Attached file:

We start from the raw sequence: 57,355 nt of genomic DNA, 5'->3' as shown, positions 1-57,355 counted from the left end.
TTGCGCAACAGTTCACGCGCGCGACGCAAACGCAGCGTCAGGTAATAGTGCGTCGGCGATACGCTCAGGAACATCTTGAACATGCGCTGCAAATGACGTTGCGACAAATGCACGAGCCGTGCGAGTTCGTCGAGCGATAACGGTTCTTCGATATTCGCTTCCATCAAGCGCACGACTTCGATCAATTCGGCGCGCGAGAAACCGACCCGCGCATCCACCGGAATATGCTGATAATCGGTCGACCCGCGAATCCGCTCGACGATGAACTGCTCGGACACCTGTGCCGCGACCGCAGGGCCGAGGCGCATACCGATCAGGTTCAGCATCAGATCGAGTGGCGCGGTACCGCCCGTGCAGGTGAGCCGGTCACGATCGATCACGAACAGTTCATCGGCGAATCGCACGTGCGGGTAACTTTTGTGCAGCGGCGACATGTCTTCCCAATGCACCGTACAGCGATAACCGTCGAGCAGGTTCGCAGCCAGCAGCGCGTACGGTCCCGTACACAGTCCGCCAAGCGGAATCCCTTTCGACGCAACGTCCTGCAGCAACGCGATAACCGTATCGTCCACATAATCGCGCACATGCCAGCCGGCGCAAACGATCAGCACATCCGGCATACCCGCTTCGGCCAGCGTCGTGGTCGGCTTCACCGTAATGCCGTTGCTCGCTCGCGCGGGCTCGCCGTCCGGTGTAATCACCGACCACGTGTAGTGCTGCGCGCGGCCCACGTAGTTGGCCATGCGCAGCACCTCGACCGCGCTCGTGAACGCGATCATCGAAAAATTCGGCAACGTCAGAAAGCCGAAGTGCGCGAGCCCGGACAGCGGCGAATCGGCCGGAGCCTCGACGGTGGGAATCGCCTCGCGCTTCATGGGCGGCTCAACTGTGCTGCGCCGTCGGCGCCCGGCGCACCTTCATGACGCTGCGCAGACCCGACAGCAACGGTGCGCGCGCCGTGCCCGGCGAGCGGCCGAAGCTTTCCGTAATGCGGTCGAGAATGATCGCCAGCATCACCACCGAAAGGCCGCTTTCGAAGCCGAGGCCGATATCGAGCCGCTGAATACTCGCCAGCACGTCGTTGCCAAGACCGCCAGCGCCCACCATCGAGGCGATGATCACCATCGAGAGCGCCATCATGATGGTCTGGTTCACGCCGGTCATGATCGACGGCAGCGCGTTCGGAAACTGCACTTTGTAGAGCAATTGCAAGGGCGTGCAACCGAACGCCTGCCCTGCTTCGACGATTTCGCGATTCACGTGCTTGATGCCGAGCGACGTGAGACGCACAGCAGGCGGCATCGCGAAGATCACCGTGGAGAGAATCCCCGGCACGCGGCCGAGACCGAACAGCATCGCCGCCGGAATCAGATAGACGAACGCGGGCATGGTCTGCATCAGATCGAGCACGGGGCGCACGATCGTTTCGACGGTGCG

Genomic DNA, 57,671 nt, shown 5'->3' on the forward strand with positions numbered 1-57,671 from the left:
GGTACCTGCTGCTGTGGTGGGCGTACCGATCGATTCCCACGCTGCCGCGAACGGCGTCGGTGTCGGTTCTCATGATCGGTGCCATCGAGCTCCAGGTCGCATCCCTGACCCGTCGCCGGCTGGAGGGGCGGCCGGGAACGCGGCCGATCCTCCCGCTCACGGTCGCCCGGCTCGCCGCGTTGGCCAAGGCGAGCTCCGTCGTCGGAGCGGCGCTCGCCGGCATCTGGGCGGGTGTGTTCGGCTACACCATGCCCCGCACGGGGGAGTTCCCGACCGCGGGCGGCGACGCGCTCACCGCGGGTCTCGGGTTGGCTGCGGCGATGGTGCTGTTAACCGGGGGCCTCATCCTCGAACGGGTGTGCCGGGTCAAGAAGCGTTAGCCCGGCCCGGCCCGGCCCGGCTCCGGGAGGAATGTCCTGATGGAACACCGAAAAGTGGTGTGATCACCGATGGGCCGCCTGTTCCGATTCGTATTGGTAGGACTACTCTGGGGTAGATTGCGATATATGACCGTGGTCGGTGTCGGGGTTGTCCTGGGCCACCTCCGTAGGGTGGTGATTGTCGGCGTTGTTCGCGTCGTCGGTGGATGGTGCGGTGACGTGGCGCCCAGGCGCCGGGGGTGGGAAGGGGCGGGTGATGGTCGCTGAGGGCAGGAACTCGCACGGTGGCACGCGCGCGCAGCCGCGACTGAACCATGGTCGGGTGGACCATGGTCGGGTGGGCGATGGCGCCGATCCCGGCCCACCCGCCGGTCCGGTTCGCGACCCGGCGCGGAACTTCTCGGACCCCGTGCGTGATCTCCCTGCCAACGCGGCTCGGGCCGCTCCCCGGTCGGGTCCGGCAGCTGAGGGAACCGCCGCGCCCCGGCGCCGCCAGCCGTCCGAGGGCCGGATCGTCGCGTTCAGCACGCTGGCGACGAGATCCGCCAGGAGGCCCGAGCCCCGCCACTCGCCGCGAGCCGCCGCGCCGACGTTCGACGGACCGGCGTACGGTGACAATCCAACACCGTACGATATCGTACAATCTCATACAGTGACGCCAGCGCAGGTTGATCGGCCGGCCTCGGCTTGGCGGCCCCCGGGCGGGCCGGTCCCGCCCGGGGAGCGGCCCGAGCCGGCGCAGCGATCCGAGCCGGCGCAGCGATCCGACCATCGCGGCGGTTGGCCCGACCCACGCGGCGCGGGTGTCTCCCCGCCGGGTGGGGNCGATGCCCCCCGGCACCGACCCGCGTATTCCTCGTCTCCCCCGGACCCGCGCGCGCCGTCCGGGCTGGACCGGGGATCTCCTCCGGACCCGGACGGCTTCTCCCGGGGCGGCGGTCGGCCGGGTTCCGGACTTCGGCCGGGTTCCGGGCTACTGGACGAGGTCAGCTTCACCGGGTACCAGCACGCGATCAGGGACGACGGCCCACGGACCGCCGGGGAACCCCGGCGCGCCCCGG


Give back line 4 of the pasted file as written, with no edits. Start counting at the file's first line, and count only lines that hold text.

GGTACCTGCTGCTGTGGTGGGCGTACCGATCGATTCCCACGCTGCCGCGAACGGCGTCGGTGTCGGTTCTCATGATCGGTGCCATCGAGCTCCAGGTCGCATCCCTGACCCGTCGCCGGCTGGAGGGGCGGCCGGGAACGCGGCCGATCCTCCCGCTCACGGTCGCCCGGCTCGCCGCGTTGGCCAAGGCGAGCTCCGTCGTCGGAGCGGCGCTCGCCGGCATCTGGGCGGGTGTGTTCGGCTACACCATGCCCCGCACGGGGGAGTTCCCGACCGCGGGCGGCGACGCGCTCACCGCGGGTCTCGGGTTGGCTGCGGCGATGGTGCTGTTAACCGGGGGCCTCATCCTCGAACGGGTGTGCCGGGTCAAGAAGCGTTAGCCCGGCCCGGCCCGGCCCGGCTCCGGGAGGAATGTCCTGATGGAACACCGAAAAGTGGTGTGATCACCGATGGGCCGCCTGTTCCGATTCGTATTGGTAGGACTACTCTGGGGTAGATTGCGATATATGACCGTGGTCGGTGTCGGGGTTGTCCTGGGCCACCTCCGTAGGGTGGTGATTGTCGGCGTTGTTCGCGTCGTCGGTGGATGGTGCGGTGACGTGGCGCCCAGGCGCCGGGGGTGGGAAGGGGCGGGTGATGGTCGCTGAGGGCAGGAACTCGCACGGTGGCACGCGCGCGCAGCCGCGACTGAACCATGGTCGGGTGGACCATGGTCGGGTGGGCGATGGCGCCGATCCCGGCCCACCCGCCGGTCCGGTTCGCGACCCGGCGCGGAACTTCTCGGACCCCGTGCGTGATCTCCCTGCCAACGCGGCTCGGGCCGCTCCCCGGTCGGGTCCGGCAGCTGAGGGAACCGCCGCGCCCCGGCGCCGCCAGCCGTCCGAGGGCCGGATCGTCGCGTTCAGCACGCTGGCGACGAGATCCGCCAGGAGGCCCGAGCCCCGCCACTCGCCGCGAGCCGCCGCGCCGACGTTCGACGGACCGGCGTACGGTGACAATCCAACACCGTACGATATCGTACAATCTCATACAGTGACGCCAGCGCAGGTTGATCGGCCGGCCTCGGCTTGGCGGCCCCCGGGCGGGCCGGTCCCGCCCGGGGAGCGGCCCGAGCCGGCGCAGCGATCCGAGCCGGCGCAGCGATCCGACCATCGCGGCGGTTGGCCCGACCCACGCGGCGCGGGTGTCTCCCCGCCGGGTGGGGNCGATGCCCCCCGGCACCGACCCGCGTATTCCTCGTCTCCCCCGGACCCGCGCGCGCCGTCCGGGCTGGACCGGGGATCTCCTCCGGACCCGGACGGCTTCTCCCGGGGCGGCGGTCGGCCGGGTTCCGGACTTCGGCCGGGTTCCGGGCTACTGGACGAGGTCAGCTTCACCGGGTACCAGCACGCGATCAGGGACGACGGCCCACGGACCGCCGGGGAACCCCGGCGCGCCCCGG